Mergers and buyouts among food manufacturers are gaining steam, but there is one complicating factor: brands are fading, and the biggest consumer food companies are built on brands.
By Dan Mitchell, contributor
With improved access to credit and mountains of capital ready to deploy, private-equity and strategic buyers are hot to snap up food companies. Thanks to their stable cash flows, food firms are generally safe bets, especially for highly leveraged private-equity deals where debt repayment is a priority.
There is one complicating factor, however: brands are fading, and the biggest consumer food companies are built on brands. So while there has been buzz about possible buyouts of, for example, Sara Lee (SLE), ConAgra (CAG), and J.M. Smucker (SJM), there has been no reported movement toward a deal for any of them.
Even before the recession, private-label (or store brand) products were ascending, taking market share away from branded products. The downturn has only made things better for private labels and worse for many brands as consumers have sought out cheaper fare.
In many cases, those consumers have discovered that private-label products are just as good as the branded ones, or at least close enough. For that reason, some analysts believe that private labels -- which according to the research firm Packaged Facts now make up nearly a fifth of the grocery market, up from just 14% in 2005 -- will continue to eat away at certain brands even after the economy picks up. Once viewed as commodities, private-label products are developing a "brand" of their own. They represent an $87 billion market, Packaged Facts says.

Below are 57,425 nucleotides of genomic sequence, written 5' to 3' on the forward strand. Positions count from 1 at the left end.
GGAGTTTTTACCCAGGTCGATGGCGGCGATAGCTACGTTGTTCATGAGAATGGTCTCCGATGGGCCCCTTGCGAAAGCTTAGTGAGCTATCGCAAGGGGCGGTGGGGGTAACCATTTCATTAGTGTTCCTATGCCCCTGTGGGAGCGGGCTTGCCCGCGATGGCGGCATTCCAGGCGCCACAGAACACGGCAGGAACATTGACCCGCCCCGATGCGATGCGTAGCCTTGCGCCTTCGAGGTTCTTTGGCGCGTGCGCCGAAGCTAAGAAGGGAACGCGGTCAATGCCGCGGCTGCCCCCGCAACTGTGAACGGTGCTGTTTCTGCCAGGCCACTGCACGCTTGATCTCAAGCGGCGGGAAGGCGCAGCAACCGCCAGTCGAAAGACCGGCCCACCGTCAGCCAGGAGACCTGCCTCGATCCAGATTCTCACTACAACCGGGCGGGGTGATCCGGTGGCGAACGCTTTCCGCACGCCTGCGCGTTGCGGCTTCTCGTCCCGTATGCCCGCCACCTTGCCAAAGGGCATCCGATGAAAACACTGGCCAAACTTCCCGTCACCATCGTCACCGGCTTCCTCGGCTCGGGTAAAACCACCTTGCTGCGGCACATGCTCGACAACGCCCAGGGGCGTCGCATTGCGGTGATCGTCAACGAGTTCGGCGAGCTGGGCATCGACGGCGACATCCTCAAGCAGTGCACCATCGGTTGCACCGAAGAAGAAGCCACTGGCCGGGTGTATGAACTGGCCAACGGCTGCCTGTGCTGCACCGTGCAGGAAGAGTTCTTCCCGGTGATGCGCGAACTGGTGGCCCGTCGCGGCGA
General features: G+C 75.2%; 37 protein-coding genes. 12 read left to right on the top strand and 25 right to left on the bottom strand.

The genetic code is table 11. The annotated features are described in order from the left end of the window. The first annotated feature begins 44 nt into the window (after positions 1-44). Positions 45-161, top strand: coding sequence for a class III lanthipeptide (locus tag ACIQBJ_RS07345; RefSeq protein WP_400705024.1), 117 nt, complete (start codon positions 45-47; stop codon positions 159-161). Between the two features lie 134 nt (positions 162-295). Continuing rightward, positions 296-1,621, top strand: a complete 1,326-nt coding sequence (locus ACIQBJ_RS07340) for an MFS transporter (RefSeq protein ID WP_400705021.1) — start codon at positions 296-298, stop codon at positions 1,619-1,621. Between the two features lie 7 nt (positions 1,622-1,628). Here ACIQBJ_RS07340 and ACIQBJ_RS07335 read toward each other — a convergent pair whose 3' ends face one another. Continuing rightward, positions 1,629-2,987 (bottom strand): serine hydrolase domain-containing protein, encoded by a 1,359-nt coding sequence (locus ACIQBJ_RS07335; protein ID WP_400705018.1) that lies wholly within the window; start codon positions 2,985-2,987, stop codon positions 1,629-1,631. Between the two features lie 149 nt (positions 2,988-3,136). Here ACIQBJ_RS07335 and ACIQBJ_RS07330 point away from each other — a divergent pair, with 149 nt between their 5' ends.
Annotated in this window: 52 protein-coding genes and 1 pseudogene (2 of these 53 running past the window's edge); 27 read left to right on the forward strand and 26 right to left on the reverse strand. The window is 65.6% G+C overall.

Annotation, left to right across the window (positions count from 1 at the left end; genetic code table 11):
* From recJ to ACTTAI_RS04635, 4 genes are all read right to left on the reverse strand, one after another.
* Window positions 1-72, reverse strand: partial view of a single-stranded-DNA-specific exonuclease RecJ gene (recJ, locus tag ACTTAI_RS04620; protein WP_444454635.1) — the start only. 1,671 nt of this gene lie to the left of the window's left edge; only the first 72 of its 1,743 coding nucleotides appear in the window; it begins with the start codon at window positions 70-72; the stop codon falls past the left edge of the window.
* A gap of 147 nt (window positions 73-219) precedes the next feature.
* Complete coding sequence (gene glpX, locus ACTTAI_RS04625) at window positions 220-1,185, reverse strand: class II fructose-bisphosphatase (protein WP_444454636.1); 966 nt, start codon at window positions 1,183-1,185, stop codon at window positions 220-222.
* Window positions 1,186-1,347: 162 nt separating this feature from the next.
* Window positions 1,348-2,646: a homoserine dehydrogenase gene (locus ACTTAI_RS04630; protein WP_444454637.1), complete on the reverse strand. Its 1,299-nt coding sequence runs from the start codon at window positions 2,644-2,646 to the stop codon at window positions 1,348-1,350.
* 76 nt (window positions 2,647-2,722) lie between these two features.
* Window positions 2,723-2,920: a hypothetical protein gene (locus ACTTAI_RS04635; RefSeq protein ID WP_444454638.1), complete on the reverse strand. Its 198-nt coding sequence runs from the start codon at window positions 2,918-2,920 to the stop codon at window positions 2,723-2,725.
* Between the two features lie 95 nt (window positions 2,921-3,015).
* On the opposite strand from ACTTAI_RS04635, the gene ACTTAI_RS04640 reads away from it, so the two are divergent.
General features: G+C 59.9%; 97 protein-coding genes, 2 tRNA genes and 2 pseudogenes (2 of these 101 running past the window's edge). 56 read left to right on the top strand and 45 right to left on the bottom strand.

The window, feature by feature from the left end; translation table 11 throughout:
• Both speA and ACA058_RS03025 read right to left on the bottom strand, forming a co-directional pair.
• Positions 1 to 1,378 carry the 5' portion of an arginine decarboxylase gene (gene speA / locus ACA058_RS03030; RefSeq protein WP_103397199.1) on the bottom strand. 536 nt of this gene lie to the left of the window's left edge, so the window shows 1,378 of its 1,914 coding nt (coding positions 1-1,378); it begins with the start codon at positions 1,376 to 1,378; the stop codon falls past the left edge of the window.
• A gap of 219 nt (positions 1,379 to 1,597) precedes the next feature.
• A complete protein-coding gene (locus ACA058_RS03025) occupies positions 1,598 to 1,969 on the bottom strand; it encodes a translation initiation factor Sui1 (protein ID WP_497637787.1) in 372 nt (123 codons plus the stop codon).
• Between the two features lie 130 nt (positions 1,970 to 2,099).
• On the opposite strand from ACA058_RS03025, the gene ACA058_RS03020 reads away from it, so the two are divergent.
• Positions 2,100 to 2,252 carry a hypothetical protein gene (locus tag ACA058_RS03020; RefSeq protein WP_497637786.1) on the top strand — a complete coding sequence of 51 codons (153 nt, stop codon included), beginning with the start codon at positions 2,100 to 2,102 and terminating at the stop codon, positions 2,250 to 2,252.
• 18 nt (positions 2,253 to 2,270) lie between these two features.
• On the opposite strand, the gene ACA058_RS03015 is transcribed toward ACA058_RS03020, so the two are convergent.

This raises several questions for both strategic and private-equity investors. Should would-be acquirers wait to see how the recovery might affect sales of private-label products? Which brands are most vulnerable to the rise of private labels? Not all brands are the same – many will remain strong for years to come. More
Longtime corporate raider Carl Icahn beat out Blackstone's bid for Dynegy, but it's not clear how he can make a return on his investment.
By Cyrus Sanati, contributor
Carl Icahn may be biting off a bit more than he can chew with his latest deal.
The billionaire activist investor jumped head first into the volatile energy industry yesterday, agreeing to buy wounded Houston-based power giant Dynegy for $660 million, plus the assumption of MOREDec 16, 2010 12:20 PM ET
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